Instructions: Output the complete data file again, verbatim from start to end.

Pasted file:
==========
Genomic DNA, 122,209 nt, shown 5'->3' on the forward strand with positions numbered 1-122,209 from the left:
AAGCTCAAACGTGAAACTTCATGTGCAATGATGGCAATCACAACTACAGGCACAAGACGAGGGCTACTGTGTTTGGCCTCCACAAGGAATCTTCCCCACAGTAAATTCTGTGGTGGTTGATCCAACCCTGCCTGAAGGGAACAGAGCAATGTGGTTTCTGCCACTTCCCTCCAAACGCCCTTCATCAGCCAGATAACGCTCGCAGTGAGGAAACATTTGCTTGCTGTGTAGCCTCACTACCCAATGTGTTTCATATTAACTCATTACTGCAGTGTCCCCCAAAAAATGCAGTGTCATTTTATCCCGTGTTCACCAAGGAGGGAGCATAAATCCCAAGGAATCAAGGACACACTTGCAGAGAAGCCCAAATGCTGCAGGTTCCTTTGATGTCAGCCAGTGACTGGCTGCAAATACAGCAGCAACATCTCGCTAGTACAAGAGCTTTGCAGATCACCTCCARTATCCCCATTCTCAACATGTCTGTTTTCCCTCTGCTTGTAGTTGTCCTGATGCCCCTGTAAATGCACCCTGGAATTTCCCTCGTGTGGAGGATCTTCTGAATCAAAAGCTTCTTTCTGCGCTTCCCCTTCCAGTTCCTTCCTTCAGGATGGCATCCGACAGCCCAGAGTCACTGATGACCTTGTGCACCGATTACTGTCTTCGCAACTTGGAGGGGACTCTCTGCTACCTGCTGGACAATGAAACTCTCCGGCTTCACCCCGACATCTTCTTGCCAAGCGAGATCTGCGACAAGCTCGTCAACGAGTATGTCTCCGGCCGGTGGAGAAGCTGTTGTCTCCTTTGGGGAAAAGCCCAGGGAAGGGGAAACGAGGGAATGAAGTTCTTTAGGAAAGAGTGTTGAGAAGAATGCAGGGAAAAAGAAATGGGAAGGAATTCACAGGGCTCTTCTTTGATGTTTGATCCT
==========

Genomic DNA, 122,209 nt, shown 5'->3' on the forward strand with positions numbered 1-122,209 from the left:
AAGCTCAAACGTGAAACTTCATGTGCAATGATGGCAATCACAACTACAGGCACAAGACGAGGGCTACTGTGTTTGGCCTCCACAAGGAATCTTCCCCACAGTAAATTCTGTGGTGGTTGATCCAACCCTGCCTGAAGGGAACAGAGCAATGTGGTTTCTGCCACTTCCCTCCAAACGCCCTTCATCAGCCAGATAACGCTCGCAGTGAGGAAACATTTGCTTGCTGTGTAGCCTCACTACCCAATGTGTTTCATATTAACTCATTACTGCAGTGTCCCCCAAAAAATGCAGTGTCATTTTATCCCGTGTTCACCAAGGAGGGAGCATAAATCCCAAGGAATCAAGGACACACTTGCAGAGAAGCCCAAATGCTGCAGGTTCCTTTGATGTCAGCCAGTGACTGGCTGCAAATACAGCAGCAACATCTCGCTAGTACAAGAGCTTTGCAGATCACCTCCARTATCCCCATTCTCAACATGTCTGTTTTCCCTCTGCTTGTAGTTGTCCTGATGCCCCTGTAAATGCACCCTGGAATTTCCCTCGTGTGGAGGATCTTCTGAATCAAAAGCTTCTTTCTGCGCTTCCCCTTCCAGTTCCTTCCTTCAGGATGGCATCCGACAGCCCAGAGTCACTGATGACCTTGTGCACCGATTACTGTCTTCGCAACTTGGAGGGGACTCTCTGCTACCTGCTGGACAATGAAACTCTCCGGCTTCACCCCGACATCTTCTTGCCAAGCGAGATCTGCGACAAGCTCGTCAACGAGTATGTCTCCGGCCGGTGGAGAAGCTGTTGTCTCCTTTGGGGAAAAGCCCAGGGAAGGGGAAACGAGGGAATGAAGTTCTTTAGGAAAGAGTGTTGAGAAGAATGCAGGGAAAAAGAAATGGGAAGGAATTCACAGGGCTCTTCTTTGATGTTTGATCCT